From a recipe on alexandracooks.com
Adapted from “Mastering the Art of Southern Cooking” by Nathalie Dupree and Cynthia Graubart.
This is adapted from another recipe from Paolo. She used bok choy in her recipe, and we’ve adapted it for what’s in today’s box. I haven’t tried all the peppers to see if any are slightly hot. Maybe you still have a jalapeno from weeks past?
So I’ll be honest. I have no idea what those greens were in today’s box. But I do know they’ll make good pesto – so where it says “kale” here, substitute “unknown greens.” It’s a recipe from Food 52.
No burratta? Fresh mozzarella will work just fine.
Another go-to recipe that works for all kinds of greens including cabbage. Fancier than the pasta, works great for a special dinner. Love the addition of dried fruit.
This is my go-to for any greens that show up in the box. Delicious with kale but amazing with cabbage. (If that bok choy from last week is still in the refrigerator, try it in this recipe.) Takes no longer to make than it takes to cook the pasta. No idea where I got this idea originally.
Adapted from a recipe in “Smoke & Pickles” by Edward Lee.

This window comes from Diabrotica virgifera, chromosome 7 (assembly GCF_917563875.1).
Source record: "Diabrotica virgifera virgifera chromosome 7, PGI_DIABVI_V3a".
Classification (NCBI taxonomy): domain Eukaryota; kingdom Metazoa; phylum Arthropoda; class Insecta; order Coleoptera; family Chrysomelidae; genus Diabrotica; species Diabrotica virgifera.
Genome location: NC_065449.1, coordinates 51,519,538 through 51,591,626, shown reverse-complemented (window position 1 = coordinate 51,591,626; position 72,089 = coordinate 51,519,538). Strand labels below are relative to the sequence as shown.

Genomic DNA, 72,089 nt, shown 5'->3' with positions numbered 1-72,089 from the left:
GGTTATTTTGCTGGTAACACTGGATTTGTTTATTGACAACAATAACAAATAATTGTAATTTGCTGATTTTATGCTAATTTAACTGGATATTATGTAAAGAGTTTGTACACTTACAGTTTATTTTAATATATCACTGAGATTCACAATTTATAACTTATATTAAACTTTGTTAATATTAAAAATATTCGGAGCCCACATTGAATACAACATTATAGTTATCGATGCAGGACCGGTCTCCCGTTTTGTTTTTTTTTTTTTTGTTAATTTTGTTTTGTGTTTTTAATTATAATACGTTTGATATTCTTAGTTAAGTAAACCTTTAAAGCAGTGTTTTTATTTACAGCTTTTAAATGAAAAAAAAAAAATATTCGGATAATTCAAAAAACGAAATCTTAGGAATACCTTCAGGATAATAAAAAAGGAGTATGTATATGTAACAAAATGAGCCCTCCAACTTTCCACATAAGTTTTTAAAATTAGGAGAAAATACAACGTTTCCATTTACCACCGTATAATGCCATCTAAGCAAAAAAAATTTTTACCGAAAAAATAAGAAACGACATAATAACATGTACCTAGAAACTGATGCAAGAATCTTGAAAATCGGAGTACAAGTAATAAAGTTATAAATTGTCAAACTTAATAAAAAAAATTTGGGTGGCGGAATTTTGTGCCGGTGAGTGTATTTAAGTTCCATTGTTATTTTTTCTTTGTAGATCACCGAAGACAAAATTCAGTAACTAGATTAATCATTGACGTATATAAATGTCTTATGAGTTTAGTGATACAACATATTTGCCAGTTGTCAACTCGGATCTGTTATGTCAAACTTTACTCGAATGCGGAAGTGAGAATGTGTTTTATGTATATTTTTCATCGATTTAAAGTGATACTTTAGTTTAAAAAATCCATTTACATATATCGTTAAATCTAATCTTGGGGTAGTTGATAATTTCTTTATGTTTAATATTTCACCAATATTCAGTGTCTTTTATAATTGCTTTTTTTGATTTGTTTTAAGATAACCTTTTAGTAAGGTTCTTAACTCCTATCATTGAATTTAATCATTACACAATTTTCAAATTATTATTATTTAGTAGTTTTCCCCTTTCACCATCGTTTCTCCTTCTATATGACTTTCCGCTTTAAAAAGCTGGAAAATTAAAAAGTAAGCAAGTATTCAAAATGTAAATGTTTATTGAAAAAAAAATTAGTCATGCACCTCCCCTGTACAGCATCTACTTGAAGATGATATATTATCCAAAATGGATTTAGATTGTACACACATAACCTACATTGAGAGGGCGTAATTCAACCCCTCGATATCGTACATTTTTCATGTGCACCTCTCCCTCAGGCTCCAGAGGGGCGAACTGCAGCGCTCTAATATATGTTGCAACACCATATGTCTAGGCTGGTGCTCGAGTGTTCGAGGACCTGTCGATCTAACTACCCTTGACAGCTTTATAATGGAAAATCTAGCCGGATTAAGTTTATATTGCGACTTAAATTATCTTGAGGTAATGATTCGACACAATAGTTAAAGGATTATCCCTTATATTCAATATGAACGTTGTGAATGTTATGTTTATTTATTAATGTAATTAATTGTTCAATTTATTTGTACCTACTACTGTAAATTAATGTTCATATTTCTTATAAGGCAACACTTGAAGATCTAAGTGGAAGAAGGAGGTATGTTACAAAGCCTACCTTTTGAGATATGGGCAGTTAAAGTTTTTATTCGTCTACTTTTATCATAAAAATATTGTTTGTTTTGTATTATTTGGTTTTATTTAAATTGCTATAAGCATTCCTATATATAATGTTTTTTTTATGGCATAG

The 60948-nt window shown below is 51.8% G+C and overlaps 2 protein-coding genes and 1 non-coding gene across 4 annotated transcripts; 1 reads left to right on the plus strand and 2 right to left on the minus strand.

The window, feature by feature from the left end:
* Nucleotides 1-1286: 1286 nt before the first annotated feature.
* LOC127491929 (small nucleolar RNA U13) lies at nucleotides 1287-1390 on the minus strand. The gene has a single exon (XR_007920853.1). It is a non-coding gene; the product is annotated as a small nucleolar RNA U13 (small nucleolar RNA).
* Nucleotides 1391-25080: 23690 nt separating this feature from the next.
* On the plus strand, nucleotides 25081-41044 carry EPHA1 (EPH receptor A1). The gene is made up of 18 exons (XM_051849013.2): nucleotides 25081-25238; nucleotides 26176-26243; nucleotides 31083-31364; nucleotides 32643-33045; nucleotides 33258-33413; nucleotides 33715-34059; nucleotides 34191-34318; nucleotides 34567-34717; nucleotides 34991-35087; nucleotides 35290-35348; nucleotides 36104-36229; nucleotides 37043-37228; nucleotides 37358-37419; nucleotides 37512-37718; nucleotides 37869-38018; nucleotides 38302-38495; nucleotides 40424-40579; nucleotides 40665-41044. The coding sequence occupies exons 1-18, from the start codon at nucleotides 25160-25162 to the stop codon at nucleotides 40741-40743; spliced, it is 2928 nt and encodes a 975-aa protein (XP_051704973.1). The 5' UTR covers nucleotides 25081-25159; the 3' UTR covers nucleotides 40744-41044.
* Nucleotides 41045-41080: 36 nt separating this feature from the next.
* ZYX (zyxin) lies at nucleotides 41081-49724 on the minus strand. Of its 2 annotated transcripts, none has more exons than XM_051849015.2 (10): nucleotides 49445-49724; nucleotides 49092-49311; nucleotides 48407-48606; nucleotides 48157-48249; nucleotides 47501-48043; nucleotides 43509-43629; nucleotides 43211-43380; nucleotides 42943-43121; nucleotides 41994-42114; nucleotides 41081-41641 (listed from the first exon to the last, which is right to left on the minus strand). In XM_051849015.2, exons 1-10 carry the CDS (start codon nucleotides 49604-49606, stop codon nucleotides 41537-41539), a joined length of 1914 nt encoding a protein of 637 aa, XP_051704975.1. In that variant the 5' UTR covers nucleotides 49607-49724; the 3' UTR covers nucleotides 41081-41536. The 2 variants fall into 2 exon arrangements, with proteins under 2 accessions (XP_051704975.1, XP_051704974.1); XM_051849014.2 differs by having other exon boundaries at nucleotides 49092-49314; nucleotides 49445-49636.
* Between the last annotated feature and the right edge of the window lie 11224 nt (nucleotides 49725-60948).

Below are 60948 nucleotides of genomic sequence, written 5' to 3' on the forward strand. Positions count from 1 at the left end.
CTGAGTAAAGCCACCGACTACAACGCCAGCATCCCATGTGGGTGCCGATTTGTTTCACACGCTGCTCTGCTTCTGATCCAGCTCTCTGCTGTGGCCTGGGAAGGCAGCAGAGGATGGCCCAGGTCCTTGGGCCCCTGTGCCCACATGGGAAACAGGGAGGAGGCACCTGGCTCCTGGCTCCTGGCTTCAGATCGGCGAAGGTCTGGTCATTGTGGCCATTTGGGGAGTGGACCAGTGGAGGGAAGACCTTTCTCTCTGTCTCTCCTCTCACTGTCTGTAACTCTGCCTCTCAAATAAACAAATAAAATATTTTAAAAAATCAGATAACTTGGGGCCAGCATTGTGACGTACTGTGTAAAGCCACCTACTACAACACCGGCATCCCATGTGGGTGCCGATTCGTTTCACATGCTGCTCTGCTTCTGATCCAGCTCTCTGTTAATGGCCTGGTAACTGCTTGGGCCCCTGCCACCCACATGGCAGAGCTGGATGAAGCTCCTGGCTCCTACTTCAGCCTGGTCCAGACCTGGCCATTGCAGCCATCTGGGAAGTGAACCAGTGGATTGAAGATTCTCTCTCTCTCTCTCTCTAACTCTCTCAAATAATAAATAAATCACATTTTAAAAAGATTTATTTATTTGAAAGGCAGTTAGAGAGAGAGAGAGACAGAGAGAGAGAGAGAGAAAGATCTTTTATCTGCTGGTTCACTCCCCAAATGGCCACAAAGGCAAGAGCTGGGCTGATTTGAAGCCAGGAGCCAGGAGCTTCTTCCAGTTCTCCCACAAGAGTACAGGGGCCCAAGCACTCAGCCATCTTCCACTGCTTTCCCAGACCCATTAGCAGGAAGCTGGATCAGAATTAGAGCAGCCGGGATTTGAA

Serve with “Imperfect Rice.”
The rice recipe makes enough for 4 large rice bowls or 6 appetizer-sized ones
The goal when cooking rice this way is to achieve a thin layer of toasted crust in the bottom of the pot. The crispy layer in contrast with the fluffy layer of rice on top is a sumptuous combination. I use a 10-inch cast-iron skillet. You could seek out a stone rice crock like the ones they use in Korean restaurants, but the cast-iron pan works just fine. Make your favorite toppings while the rice is cooking. When the toppings are ready, divide the warm rice, crunchy bits and all, among rice bowls and serve.
If you try this recipe, it will make a small dent in a big bunch of collards. It’s from Becky Striepe of Glue and Glitter (https://www.glueandglitter.com/). And of course, you can always increase the quantities.
So a little more complicated, a recipe from the New York Times. Delicious and worth pulling together. I’m finding lots of dried shiitakes these days at local farmers markets – a great way for the farmer to add value to shiitakes he/she might not have been able to sell fresh.
If you prefer, use instant dashi for the whole kombu/bonita flake thing. All available at Sevananda or wherever you buy such things.
A recent recipe from the New York Times and a great idea for your Thanksgiving dinner.